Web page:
- it was accepted that to show fraudulent bad faith, which was required in order to hold the trustee liable for the payments, the Claimant was required to evidence dishonest breach of the trust by the trustee. Applying the test set out in Fattal v Walbrook Trustees (Jersey) Ltd  EWHC 2767 (Ch) (as set out below) for dishonest breach of trust, the High Court held that the Claimant’s particulars of claim were not sufficient to evidence dishonest breach of trust by the trustee. In particular, the High Court held that the Claimant had failed to set out proper details of the trustee’s alleged knowledge of or indifference to the interests of the beneficiaries; and
- the High Court held that since the Claimant had signed deeds of indemnity in respect of the payments to his father out of the trust, he would not be able to succeed with his claim even if the trustee could not rely on the exoneration clause. The Claimant therefore had no real prospect of success, and he was therefore precluded from advancing his claim.
Court of Appeal
The Claimant appealed against this decision. The Court of Appeal disagreed with the High Court and
allowed the Claimant’s appeal. In practice, the Court of Appeal ruled that the claim should not have been struck out, and that the Claimant should have been allowed to amend his claim in order to set out further details of the trustee’s alleged dishonesty.
Evidence of fraudulent bad faith
The Court of Appeal agreed with the High Court that the appropriate test for determining dishonest breach of trust is the test set out in Fattal, but disagreed with the High Court’s conclusion that the Claimant had not set out sufficient particulars to sustain a case of dishonesty. Applying the Fattal test, in order to show dishonest breach of trust, the Claimant must show:
- a deliberate breach of trust;
- committed by a professional trustee:
– who knows that the deliberate breach is contrary to the interests of the beneficiaries; or
– who is recklessly indifferent whether the deliberate breach is contrary to their interests or not; or
– whose belief that the deliberate breach is not contrary to the interests of the beneficiaries is so unreasonable that, by any objective standard, no reasonable professional trustee could have thought that what he did or agreed to do was for the benefit of the beneficiaries.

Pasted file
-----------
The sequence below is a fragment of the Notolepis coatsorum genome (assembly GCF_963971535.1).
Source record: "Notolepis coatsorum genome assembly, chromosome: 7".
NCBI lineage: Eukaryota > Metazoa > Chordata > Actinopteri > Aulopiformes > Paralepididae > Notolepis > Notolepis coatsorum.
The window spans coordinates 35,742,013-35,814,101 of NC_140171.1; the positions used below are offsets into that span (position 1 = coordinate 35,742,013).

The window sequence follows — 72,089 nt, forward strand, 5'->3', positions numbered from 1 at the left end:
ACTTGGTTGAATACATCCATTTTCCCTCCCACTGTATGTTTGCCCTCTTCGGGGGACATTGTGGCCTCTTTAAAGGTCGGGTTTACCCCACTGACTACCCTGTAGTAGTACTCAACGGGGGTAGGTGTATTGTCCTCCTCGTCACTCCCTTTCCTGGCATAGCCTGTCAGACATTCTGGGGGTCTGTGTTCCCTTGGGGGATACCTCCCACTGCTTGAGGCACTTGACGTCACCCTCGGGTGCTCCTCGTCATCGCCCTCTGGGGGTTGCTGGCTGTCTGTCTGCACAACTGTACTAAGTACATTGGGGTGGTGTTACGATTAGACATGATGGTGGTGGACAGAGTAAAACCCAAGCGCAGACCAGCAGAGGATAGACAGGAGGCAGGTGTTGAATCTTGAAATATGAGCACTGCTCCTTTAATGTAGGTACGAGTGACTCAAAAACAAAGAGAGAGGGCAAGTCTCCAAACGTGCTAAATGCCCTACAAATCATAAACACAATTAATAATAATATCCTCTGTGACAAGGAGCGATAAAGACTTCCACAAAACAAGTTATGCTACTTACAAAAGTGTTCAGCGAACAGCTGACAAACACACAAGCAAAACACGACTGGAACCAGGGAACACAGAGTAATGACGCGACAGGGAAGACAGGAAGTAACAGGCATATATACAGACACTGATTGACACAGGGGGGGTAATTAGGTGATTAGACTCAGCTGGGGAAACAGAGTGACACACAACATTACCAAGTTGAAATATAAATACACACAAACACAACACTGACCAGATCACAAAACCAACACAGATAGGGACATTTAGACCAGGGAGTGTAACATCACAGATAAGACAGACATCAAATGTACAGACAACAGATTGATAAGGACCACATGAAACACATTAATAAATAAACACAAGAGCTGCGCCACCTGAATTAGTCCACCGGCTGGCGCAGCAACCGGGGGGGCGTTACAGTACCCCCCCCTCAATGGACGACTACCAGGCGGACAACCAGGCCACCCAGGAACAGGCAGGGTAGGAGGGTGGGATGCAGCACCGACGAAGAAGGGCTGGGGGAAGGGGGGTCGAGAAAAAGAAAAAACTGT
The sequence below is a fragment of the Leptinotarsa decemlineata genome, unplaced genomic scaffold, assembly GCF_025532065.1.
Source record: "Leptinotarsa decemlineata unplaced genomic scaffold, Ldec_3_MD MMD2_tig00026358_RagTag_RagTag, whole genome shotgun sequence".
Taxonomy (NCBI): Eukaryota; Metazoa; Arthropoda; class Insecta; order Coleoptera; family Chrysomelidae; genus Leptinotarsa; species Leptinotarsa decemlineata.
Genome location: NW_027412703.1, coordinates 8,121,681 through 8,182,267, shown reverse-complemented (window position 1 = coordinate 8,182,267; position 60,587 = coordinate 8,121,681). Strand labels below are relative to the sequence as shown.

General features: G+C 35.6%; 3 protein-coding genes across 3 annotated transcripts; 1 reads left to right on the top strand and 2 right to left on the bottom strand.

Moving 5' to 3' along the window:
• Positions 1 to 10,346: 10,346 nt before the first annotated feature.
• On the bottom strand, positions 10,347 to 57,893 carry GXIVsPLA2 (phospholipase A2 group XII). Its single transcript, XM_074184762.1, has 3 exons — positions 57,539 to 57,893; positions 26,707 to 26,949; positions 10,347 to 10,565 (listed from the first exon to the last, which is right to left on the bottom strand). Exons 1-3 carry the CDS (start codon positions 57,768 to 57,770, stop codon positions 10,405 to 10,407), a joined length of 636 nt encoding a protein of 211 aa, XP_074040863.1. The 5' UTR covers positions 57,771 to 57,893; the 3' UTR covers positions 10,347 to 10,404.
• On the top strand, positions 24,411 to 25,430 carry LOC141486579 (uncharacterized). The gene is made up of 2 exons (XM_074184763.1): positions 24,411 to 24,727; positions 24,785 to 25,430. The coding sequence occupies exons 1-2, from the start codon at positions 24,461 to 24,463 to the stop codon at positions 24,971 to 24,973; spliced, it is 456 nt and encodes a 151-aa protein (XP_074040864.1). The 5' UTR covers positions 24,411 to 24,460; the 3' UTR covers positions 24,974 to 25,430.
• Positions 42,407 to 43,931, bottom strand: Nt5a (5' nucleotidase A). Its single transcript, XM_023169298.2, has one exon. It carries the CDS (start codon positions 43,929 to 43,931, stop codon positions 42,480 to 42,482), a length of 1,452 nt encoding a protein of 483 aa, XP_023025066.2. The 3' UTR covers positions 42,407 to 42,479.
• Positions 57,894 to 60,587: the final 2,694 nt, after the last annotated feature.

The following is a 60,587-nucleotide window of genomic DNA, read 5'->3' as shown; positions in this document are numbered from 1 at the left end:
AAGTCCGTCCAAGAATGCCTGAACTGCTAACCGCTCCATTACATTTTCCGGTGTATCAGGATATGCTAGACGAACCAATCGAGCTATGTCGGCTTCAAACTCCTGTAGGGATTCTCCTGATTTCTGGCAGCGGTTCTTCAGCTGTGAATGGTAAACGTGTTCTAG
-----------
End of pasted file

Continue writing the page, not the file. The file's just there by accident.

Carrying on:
The Court of Appeal noted that the Claimant’s case was built on an inference of dishonesty from the facts set out in the particulars. Specifically, the Claimant argued that the amount of the payments, the length of time over which they had been made and the fact that the trustee had not investigated the
prospects of the loans being repaid supported his case that the trustee had deliberately breached the terms of the trust. The Claimant also argued that for part of the period the settlor was suffering from dementia and that this was known by the trustee – and that this meant that he was incapable of making a request for a loan. Further, the Claimant’s case was that the trustee either:
- knew the payments were being made contrary to the beneficiaries’ interests;
- was recklessly indifferent to the beneficiaries’ interests in making the payments; or
- was wholly unreasonable in believing that the payments were in the beneficiaries’ interests.
Moreover, the fact that the Claimant’s father was a beneficiary did not absolve the trustee from considering the position of other beneficiaries. In Lord Justice Arnold’s view, the Claimant’s particulars of
claim did contain sufficient details (if the facts set out in the particulars of claim were proved) to infer that there had been a dishonest breach of trust by the trustee, which could be sufficient to overcome the trustee exoneration clause. The judgment confirmed that where there is an allegation of dishonesty, the proper approach is for the Court to consider the facts in the round. The judge also noted that where there is a corporate defendant there is no need for the Claimant to identify in their initial claim particular individuals (employees or officers, for example) whose knowledge is attributable to the company in order to establish that there has been dishonesty, as long as those details are provided as soon as possible. The Claimant therefore had a reasonable prospect of success and should be allowed to proceed with his claim.